In our upcoming webinar on June 23, we will go into detail about the results of the Mirren-RSW/US 2016 Agency New Business Tools Survey.
And while upcoming posts will also look more deeply into the results of the survey, it seems important to call out several important tools that respondents did not mention. They are so ubiquitous, they are probably just taken as a given.
Taken as a given is okay – but they can’t be taken for granted!
At a time when new marketing technology platforms appear at a rate of nearly six a day, it’s important to optimize the use of these agency new business tools too:
Telephone: While it may seem harder to find prospects at their desks answering calls, the phone remains a very important agency new business tool for many reasons.
For one, just as your firm may put together multi-media advertising or communications campaigns for your clients, in new business the phone is one of several media that work together to convey your message.
Even if you get voicemail or someone taking a message, think of it as an opportunity to leave an effective, targeted and relevant message about the benefit(s) to the prospect of a conversation with you and your firm.
Website: Your company website is a sales associate that “speaks” for your firm 24/7.
With the accessibility to information the internet provides, it’s a new playing field for buyers and sellers, with buyers having far more information about potential products and services they may be considering before their first conversation with a sales person.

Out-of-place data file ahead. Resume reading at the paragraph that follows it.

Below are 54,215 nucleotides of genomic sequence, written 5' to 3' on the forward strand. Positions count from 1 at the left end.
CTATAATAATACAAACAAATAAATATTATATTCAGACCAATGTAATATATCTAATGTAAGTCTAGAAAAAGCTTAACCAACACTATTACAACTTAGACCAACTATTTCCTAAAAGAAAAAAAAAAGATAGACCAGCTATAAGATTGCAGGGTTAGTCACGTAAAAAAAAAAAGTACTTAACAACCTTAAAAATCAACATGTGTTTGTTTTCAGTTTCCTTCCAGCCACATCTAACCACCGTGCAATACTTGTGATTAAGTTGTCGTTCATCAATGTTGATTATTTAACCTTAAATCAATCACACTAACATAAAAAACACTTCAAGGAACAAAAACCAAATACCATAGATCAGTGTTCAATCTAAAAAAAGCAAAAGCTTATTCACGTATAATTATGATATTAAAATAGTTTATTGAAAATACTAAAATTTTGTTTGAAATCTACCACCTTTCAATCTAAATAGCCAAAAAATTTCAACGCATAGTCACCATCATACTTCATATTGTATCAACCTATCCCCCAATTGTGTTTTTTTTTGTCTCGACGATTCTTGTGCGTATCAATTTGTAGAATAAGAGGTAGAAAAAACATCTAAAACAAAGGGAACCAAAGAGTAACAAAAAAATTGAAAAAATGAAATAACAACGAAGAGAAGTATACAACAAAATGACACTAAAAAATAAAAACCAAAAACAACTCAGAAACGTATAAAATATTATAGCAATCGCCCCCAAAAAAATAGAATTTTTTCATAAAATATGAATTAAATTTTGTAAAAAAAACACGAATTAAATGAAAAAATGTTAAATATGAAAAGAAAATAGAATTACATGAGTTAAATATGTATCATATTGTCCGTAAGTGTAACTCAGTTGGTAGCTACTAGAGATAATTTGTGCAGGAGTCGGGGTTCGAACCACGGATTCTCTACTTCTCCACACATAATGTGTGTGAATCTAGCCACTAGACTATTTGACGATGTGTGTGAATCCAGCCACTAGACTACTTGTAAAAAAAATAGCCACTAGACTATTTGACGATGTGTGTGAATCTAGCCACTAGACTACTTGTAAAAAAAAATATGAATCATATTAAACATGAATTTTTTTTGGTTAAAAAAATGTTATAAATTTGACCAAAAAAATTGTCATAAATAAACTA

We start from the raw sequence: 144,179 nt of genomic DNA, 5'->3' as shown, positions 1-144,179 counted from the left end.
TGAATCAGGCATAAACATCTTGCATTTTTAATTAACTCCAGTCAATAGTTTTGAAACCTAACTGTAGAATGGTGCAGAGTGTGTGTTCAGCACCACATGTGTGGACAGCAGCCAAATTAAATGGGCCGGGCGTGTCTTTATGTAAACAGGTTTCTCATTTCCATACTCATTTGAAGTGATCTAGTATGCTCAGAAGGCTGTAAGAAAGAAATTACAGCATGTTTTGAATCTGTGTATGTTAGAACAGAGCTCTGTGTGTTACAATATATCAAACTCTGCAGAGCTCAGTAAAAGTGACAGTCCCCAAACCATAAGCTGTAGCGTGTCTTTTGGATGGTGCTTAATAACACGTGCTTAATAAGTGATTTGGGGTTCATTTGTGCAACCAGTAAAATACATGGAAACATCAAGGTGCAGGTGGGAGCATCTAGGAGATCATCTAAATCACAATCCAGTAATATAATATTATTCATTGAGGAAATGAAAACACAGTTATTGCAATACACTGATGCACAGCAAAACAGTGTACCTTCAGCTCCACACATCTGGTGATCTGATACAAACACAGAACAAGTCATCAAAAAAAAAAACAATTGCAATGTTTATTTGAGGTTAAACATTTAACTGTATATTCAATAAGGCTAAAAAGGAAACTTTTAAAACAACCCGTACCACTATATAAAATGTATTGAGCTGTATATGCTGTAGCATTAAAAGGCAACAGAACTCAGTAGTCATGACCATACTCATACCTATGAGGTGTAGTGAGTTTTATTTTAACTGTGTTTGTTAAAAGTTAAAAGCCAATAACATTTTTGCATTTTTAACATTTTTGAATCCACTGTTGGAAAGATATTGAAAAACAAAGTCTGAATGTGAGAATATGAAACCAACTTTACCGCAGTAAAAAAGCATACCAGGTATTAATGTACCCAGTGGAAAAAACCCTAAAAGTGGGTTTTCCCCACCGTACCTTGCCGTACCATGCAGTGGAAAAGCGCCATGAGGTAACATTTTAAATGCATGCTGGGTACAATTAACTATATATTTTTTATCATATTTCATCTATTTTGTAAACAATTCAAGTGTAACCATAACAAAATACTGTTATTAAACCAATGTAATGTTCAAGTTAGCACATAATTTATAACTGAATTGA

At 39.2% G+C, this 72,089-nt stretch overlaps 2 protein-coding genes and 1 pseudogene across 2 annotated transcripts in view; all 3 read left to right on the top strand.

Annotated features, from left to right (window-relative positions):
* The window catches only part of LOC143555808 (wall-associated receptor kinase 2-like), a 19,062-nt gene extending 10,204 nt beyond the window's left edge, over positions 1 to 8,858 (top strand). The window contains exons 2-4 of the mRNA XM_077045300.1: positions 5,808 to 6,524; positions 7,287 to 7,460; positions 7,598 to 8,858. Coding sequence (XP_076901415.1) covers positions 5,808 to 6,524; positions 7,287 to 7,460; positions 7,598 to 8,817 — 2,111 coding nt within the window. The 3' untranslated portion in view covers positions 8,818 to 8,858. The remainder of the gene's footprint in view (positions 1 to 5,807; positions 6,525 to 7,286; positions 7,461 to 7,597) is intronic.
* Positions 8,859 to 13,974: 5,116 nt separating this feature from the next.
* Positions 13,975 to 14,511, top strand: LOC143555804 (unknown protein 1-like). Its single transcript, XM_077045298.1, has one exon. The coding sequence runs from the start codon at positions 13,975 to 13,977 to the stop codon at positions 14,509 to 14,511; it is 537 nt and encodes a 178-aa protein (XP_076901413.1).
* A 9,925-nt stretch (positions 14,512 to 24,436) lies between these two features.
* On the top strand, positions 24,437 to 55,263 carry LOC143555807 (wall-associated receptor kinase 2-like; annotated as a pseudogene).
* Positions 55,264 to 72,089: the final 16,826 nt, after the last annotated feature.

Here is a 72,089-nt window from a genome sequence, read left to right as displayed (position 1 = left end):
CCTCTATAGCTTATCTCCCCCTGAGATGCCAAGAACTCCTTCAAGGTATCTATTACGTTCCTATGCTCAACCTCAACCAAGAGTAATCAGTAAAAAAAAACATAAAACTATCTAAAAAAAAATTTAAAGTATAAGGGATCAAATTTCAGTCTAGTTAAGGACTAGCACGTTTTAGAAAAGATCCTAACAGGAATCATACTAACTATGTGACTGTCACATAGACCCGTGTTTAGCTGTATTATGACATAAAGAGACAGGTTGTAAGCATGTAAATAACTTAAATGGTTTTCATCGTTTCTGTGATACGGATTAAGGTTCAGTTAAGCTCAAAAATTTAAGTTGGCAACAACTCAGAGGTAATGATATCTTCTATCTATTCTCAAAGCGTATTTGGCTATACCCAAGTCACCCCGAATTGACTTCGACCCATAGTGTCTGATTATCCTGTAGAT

It’s important that your firm’s website communicates your unique positioning, and that content exhibiting your thinking and work is regularly updated.
Blog: Whether your blog resides on your website or as a separate site, it too is a powerful 24/7 spokesperson for your firm.
It deserves a strategic plan for relevant thought-leading content, published at regular intervals.
People: No matter how innovative the tools are that support your new business program, your staff operates them.
Furthermore, the lifeblood of business development – and effective client relationships – depends on people.
Jim Collins, author of Good to Great, emphasizes the importance of not just having the “right people on the bus”, but also of having the right people in the right seats.
And once they are seated, be sure to give them the resources they need to support your business development program – everything from being immersed in the business development strategy to training on the continuous parade of new marketing technology platforms.